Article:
Reaction Engines Ltd. is pleased to announce its collaboration with the United Kingdom Defence Science and Technology Laboratory (‘Dstl’).
The collaboration commenced in December 2013 and provides a framework for Dstl to assess the military utility of Reaction Engines’ Synergetic Air-Breathing Rocket Engine (‘SABRE’) and its enabling technologies. In particular, the collaboration aims to explore and evaluate the potential defence applications of REL’s heat exchanger technology.
Varunjay Ahluwalia, Technical Lead for the collaboration at Dstl, stated - “The technological advances being made by Reaction Engines could open up exciting new opportunities for defence. As part of MOD’s wider investment in disruptive technology, our collaboration with REL will enable us to explore the impact that SABRE technologies could have to current or future defence systems.”
Ben Gallagher, Business Development Lead at Reaction Engines Ltd, commented - “We are pleased to be working with Dstl to analyse and explore potential applications for our SABRE engine and heat exchanger technologies. This collaboration is a welcome addition to the portfolio of technology partnerships that Reaction Engines is participating in and we look forward to growing the relationship into the future.”
A group of researchers at NASA Ames conducts aerodynamic modelling of the Skylon SSTO at hypersonic speeds, which suggests that engine plume impingement on the aft fuselage may cause thermal issues:
An independent partial assessment is provided of the technical viability of the Skylon aerospace plane concept, developed by Reaction Engines Limited (REL). The objectives are to verify REL's engineering estimates of airframe aerodynamics during powered flight and to assess the impact of Synergetic Air-Breathing Rocket Engine (SABRE) plumes on the aft fuselage. Pressure lift and drag coefficients derived from simulations conducted with Euler equations for unpowered flight compare very well with those REL computed with engineering methods. The REL coefficients for powered flight are increasingly less acceptable as the freestream Mach number is increased beyond 8.5, because the engineering estimates did not account for the increasing favorable (in terms of drag and lift coefficients) effect of underexpanded rocket engine plumes on the aft fuselage. At Mach numbers greater than 8.5, the thermal environment around the aft fuselage is a known unknown-a potential design and/or performance risk issue. The adverse effects of shock waves on the aft fuselage and plumeinduced flow separation are other potential risks. The development of an operational reusable launcher from the Skylon concept necessitates the judicious use of a combination of engineering methods, advanced methods based on required physics or analytical fidelity, test data, and independent assessments.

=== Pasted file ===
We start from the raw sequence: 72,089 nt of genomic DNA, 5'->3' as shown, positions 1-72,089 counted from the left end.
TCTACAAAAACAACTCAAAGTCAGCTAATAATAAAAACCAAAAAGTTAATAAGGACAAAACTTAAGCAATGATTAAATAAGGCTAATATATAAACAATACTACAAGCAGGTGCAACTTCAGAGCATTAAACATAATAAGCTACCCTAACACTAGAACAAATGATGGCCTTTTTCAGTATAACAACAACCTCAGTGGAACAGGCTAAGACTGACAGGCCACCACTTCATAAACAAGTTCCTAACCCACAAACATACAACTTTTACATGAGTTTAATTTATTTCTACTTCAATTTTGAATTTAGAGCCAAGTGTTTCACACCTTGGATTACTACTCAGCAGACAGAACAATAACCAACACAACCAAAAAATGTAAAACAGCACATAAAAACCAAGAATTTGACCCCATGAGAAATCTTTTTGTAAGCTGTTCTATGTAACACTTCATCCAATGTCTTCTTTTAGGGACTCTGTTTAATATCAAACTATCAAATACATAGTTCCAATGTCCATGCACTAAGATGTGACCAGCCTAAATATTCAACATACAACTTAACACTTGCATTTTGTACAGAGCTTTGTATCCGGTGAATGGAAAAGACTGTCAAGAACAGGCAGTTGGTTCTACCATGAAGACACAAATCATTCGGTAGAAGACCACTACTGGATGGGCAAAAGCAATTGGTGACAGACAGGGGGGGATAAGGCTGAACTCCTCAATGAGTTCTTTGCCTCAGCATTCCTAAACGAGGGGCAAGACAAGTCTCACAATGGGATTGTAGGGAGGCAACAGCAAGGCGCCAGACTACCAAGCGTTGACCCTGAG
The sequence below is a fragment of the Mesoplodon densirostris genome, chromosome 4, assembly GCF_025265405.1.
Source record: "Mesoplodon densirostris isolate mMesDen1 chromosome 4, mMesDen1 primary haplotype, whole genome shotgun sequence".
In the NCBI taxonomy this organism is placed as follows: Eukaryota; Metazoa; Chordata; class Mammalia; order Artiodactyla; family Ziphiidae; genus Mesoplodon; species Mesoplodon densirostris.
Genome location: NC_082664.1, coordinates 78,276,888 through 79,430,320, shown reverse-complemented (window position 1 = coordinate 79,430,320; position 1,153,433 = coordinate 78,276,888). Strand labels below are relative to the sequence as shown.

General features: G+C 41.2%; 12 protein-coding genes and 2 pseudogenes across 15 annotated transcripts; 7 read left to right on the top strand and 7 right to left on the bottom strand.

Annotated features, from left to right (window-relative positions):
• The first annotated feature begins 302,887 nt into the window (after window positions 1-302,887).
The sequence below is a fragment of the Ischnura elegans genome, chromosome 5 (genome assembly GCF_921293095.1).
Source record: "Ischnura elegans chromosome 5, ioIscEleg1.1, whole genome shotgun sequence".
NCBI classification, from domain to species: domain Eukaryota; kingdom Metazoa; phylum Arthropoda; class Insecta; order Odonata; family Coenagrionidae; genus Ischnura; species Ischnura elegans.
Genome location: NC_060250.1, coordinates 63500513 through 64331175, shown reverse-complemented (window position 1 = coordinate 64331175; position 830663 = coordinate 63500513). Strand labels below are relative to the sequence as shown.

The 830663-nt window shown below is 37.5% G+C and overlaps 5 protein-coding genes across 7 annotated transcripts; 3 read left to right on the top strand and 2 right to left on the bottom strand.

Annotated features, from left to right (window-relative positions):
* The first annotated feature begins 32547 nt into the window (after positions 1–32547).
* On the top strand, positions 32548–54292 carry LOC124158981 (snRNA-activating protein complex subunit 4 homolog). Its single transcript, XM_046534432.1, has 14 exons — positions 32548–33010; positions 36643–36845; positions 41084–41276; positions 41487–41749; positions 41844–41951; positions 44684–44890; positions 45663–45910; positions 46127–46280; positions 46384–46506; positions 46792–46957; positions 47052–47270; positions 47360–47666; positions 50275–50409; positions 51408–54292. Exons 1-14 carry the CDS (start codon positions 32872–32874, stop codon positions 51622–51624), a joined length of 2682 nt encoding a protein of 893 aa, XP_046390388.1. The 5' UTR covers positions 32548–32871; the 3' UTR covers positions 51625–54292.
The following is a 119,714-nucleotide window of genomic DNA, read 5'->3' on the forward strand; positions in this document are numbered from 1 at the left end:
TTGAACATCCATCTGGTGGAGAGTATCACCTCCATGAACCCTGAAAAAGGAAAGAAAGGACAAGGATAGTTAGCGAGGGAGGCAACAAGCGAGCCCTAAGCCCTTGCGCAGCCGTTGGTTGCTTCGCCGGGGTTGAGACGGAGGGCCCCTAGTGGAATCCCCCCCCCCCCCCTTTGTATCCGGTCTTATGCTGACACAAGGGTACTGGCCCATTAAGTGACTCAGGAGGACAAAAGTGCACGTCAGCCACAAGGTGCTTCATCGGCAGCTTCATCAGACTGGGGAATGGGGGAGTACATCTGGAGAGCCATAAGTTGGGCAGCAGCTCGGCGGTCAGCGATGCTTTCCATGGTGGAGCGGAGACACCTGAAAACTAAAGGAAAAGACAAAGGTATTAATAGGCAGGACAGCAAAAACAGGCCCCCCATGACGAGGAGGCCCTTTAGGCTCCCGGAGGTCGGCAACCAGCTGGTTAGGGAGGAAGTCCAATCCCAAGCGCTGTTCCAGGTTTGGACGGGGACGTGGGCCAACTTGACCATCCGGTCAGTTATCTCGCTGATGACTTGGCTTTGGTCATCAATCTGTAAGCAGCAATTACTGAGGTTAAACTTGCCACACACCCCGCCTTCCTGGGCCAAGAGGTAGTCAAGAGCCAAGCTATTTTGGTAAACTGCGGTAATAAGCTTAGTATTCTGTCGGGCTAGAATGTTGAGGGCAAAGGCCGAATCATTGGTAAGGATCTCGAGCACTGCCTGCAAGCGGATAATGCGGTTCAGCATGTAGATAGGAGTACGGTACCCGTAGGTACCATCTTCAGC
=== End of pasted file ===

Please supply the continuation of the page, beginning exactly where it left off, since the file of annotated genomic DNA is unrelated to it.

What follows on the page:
The European Commission has found that a £50 million (around €71 million) grant that the UK authorities intend to provide for designing a SABRE space launcher engine is in line with EU state aid rules. SABRE is a research and development (R&D) project carried out by UK company Reaction Engines Limited (REL). The project aims to develop an engine that would power a reusable airframe to launch satellites into low Earth orbit, significantly reducing the costs of such space missions. The Commission found that the measure fosters aerospace R&D in Europe while limiting distortions of competition in the Single Market.
Commissioner in charge of competition policy Margrethe Vestager commented: "I am glad that we have approved public funding for the SABRE project. It supports crucial R&D in the challenging area of satellite launches into low Earth orbit - the most difficult and costly step in any space mission. It can lead to significant technological advances that would benefit consumers using products and services depending on these satellites, such as mobile communications, broadcasting, and navigation."
The UK notified plans in January 2015 to support the SABRE project for the design, engineering and assembling of key engine components for integration in a new type of space launcher. The new engine would enable a vehicle to reach orbital velocity and altitude from the Earth's surface without jettisoning any hardware. The objective is to render the technology less risky by significantly improving each of SABRE's numerous components and subsystems. If successful, the engine would be used to power the prototype of a reusable airframe, SKYLON, for flights into low Earth orbit, drastically reducing launch costs and enabling a step change in outer-space transportation technology.
The Commission assessed the project under its 2014 Framework on state aid for Research, Development and Innovation (R&D&I), which requires that state aid is proportionate to the objective and limited to the minimum necessary to avoid crowding out private investors. It concluded that the funding raised at this stage from private equity is insufficient to bring the project to completion. This is mainly because private investors are unable to fully apprehend the risk and opportunities of the endeavour due to a lack of information on these. The £50 million grant, along with money raised by REL from private investors, will allow the project to advance.
The UK authorities have also committed to ensure that private investors participate in each stage of the project so as the limit the use of public money in line with EU state aid rules. Furthermore, the risk of competition distortions is presently minor as the aided project is relatively remote from the market and REL is currently not active in the space launcher engine market.